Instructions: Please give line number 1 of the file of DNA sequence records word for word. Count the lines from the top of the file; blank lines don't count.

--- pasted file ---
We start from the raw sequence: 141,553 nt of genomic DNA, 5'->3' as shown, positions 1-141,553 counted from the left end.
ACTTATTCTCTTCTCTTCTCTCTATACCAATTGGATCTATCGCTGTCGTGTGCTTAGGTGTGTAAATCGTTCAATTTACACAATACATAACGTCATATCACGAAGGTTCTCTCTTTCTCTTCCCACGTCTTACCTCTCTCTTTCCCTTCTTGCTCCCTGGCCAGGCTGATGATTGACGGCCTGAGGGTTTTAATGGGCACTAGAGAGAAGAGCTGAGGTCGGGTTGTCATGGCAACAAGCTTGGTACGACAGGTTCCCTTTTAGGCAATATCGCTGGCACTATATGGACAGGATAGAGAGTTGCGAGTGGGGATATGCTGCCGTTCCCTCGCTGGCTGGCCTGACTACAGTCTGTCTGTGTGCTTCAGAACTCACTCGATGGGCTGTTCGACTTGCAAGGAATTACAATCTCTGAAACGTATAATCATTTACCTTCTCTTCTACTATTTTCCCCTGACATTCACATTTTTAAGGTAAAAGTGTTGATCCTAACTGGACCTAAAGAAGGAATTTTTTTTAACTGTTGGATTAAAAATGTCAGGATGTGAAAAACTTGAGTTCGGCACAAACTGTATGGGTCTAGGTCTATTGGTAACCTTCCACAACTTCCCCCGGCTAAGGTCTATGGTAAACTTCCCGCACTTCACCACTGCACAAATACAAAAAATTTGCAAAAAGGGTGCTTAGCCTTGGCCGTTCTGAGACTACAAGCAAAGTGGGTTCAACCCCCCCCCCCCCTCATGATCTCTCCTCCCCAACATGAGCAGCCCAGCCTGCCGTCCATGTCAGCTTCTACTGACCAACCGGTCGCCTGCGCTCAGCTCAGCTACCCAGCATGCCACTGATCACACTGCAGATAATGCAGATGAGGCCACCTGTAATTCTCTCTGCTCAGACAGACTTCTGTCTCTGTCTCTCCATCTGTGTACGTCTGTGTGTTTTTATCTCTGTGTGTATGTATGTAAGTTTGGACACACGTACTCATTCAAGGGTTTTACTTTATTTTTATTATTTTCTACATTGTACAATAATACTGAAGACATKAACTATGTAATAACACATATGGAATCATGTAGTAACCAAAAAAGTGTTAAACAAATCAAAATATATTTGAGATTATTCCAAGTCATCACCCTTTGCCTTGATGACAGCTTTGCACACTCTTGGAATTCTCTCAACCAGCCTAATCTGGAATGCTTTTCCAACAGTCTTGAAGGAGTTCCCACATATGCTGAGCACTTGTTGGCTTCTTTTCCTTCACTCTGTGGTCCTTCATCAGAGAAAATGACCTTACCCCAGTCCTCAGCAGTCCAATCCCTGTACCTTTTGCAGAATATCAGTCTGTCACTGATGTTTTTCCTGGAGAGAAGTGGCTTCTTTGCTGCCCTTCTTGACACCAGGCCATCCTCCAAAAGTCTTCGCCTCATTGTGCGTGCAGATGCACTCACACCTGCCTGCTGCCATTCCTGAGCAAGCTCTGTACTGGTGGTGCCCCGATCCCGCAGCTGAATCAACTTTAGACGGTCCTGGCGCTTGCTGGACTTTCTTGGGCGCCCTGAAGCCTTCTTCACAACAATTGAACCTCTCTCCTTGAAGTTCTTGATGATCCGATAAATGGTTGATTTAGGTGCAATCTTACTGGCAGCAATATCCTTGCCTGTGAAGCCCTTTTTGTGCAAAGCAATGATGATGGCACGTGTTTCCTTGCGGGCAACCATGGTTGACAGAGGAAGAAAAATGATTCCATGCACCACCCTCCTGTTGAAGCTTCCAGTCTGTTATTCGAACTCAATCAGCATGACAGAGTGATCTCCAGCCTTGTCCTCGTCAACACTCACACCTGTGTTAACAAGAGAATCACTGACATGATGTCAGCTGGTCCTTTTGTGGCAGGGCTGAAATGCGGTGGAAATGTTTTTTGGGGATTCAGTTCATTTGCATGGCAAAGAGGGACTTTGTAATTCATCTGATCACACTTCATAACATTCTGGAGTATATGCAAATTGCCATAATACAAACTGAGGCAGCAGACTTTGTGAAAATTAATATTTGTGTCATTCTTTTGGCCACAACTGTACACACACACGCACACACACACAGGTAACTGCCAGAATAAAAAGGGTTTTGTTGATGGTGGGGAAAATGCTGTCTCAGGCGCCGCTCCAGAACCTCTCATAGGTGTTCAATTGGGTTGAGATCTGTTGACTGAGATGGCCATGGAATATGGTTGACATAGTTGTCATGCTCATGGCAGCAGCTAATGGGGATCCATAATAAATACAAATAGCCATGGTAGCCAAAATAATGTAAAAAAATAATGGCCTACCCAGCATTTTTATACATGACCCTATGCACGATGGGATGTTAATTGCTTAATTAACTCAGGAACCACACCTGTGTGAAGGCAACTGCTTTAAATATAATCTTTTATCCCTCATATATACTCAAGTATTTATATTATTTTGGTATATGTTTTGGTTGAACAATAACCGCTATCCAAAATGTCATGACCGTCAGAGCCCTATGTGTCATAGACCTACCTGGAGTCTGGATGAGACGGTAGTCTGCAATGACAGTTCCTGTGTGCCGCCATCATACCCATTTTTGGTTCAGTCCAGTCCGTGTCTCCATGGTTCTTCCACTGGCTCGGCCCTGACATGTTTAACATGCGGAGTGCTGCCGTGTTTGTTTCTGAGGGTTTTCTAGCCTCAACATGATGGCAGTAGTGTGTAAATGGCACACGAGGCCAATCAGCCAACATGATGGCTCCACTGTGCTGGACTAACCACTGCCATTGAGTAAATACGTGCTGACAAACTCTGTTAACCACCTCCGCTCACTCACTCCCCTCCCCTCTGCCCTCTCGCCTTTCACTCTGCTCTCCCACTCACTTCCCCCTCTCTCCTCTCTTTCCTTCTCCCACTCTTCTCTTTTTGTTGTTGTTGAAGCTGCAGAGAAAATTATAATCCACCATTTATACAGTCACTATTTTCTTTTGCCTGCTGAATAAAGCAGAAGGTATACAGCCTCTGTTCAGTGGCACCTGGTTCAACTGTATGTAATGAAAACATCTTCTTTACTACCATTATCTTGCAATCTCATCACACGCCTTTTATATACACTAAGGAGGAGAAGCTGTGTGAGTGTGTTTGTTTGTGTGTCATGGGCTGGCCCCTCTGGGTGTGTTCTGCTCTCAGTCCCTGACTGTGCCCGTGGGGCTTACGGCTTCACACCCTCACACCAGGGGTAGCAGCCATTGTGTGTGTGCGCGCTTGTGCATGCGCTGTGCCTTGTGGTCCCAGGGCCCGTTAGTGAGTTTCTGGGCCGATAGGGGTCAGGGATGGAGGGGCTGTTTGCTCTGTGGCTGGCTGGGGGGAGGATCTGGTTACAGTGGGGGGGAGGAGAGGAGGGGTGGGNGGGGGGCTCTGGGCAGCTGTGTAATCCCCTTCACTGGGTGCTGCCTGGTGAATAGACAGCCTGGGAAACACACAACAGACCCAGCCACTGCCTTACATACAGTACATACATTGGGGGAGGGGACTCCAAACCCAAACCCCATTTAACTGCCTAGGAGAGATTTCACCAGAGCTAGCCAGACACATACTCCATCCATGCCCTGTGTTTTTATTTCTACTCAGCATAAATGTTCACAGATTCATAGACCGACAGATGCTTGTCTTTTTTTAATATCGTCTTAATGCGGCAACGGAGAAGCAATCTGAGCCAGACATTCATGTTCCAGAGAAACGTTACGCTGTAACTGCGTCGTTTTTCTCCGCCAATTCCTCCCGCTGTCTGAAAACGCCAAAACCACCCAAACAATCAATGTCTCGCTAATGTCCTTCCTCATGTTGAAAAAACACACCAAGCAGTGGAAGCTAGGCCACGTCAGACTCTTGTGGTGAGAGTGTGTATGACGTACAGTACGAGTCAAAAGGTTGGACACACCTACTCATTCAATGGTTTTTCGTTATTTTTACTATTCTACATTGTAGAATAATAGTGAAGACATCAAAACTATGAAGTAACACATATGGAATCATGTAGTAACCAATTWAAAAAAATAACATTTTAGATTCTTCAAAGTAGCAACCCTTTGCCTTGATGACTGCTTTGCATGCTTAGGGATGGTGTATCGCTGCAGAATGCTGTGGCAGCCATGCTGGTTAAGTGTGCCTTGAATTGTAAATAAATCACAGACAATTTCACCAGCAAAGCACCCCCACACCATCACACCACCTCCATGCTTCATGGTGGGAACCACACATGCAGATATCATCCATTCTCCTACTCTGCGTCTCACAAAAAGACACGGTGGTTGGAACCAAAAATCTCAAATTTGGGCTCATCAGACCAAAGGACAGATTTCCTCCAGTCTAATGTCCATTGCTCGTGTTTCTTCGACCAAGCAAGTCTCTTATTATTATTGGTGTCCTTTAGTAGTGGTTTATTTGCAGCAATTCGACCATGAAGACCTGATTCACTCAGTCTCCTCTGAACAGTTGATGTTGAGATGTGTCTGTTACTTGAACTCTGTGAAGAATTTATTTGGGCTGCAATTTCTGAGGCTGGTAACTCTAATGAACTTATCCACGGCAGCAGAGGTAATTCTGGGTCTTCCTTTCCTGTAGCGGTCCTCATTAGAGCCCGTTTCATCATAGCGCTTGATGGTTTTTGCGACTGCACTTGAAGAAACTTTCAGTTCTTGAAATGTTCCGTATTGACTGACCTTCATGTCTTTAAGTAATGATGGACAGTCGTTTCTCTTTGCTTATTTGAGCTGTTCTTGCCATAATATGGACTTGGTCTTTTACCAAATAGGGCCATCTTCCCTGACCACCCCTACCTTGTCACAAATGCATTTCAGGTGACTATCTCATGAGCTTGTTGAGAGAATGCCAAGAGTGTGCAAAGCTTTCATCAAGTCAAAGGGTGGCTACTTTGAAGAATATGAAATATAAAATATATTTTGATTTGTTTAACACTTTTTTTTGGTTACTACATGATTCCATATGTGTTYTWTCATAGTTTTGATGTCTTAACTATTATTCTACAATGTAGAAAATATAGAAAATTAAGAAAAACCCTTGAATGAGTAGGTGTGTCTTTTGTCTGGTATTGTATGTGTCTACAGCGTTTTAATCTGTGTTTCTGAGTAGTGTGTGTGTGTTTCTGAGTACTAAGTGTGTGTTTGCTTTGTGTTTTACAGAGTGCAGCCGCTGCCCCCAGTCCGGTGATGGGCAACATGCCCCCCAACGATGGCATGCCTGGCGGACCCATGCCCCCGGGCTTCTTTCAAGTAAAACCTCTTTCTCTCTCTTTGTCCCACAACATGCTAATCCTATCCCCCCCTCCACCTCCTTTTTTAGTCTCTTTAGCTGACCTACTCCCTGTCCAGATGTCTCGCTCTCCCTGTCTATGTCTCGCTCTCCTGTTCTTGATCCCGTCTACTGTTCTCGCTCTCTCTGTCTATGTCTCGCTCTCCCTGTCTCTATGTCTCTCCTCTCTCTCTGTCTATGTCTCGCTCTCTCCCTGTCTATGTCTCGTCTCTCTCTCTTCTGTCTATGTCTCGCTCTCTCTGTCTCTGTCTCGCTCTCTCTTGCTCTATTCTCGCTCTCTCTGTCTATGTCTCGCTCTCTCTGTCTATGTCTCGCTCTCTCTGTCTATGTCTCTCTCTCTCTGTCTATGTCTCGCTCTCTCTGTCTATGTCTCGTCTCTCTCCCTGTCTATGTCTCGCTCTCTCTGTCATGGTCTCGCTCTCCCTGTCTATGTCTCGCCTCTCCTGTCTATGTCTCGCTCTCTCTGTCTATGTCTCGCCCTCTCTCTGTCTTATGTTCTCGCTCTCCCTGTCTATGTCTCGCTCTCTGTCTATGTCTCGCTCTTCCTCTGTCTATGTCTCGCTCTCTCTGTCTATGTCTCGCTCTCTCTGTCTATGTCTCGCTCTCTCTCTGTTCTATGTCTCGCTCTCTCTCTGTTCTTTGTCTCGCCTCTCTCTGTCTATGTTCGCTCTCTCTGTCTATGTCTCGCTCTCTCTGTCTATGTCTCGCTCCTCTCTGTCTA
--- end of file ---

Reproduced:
We start from the raw sequence: 141,553 nt of genomic DNA, 5'->3' as shown, positions 1-141,553 counted from the left end.